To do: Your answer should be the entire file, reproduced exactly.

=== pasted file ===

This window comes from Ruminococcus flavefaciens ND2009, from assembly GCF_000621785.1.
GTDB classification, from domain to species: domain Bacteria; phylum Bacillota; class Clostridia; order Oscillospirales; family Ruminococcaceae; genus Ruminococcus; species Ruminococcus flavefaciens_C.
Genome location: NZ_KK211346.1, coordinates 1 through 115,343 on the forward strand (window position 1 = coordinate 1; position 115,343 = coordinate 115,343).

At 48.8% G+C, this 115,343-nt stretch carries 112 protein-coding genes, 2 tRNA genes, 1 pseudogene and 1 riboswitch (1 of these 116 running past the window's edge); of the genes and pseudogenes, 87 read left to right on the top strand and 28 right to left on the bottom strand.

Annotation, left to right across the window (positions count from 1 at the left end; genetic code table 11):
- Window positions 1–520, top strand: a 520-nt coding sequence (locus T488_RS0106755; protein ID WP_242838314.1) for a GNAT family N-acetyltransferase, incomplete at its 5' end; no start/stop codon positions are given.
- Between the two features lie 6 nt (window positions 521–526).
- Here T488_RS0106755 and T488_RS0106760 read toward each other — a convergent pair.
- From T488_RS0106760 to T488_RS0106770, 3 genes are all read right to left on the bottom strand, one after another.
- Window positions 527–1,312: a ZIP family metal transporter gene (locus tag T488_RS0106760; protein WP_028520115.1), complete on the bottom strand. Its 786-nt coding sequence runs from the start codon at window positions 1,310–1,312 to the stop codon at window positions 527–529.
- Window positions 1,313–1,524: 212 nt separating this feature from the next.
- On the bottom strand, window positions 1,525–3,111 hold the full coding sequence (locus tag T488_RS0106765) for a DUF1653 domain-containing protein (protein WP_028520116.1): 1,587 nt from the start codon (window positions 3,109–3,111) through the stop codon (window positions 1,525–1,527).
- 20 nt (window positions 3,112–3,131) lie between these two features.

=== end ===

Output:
This window comes from Ruminococcus flavefaciens ND2009, from assembly GCF_000621785.1.
GTDB classification, from domain to species: domain Bacteria; phylum Bacillota; class Clostridia; order Oscillospirales; family Ruminococcaceae; genus Ruminococcus; species Ruminococcus flavefaciens_C.
Genome location: NZ_KK211346.1, coordinates 1 through 115,343 on the forward strand (window position 1 = coordinate 1; position 115,343 = coordinate 115,343).

At 48.8% G+C, this 115,343-nt stretch carries 112 protein-coding genes, 2 tRNA genes, 1 pseudogene and 1 riboswitch (1 of these 116 running past the window's edge); of the genes and pseudogenes, 87 read left to right on the top strand and 28 right to left on the bottom strand.

Annotation, left to right across the window (positions count from 1 at the left end; genetic code table 11):
- Window positions 1–520, top strand: a 520-nt coding sequence (locus T488_RS0106755; protein ID WP_242838314.1) for a GNAT family N-acetyltransferase, incomplete at its 5' end; no start/stop codon positions are given.
- Between the two features lie 6 nt (window positions 521–526).
- Here T488_RS0106755 and T488_RS0106760 read toward each other — a convergent pair.
- From T488_RS0106760 to T488_RS0106770, 3 genes are all read right to left on the bottom strand, one after another.
- Window positions 527–1,312: a ZIP family metal transporter gene (locus tag T488_RS0106760; protein WP_028520115.1), complete on the bottom strand. Its 786-nt coding sequence runs from the start codon at window positions 1,310–1,312 to the stop codon at window positions 527–529.
- Window positions 1,313–1,524: 212 nt separating this feature from the next.
- On the bottom strand, window positions 1,525–3,111 hold the full coding sequence (locus tag T488_RS0106765) for a DUF1653 domain-containing protein (protein WP_028520116.1): 1,587 nt from the start codon (window positions 3,109–3,111) through the stop codon (window positions 1,525–1,527).
- 20 nt (window positions 3,112–3,131) lie between these two features.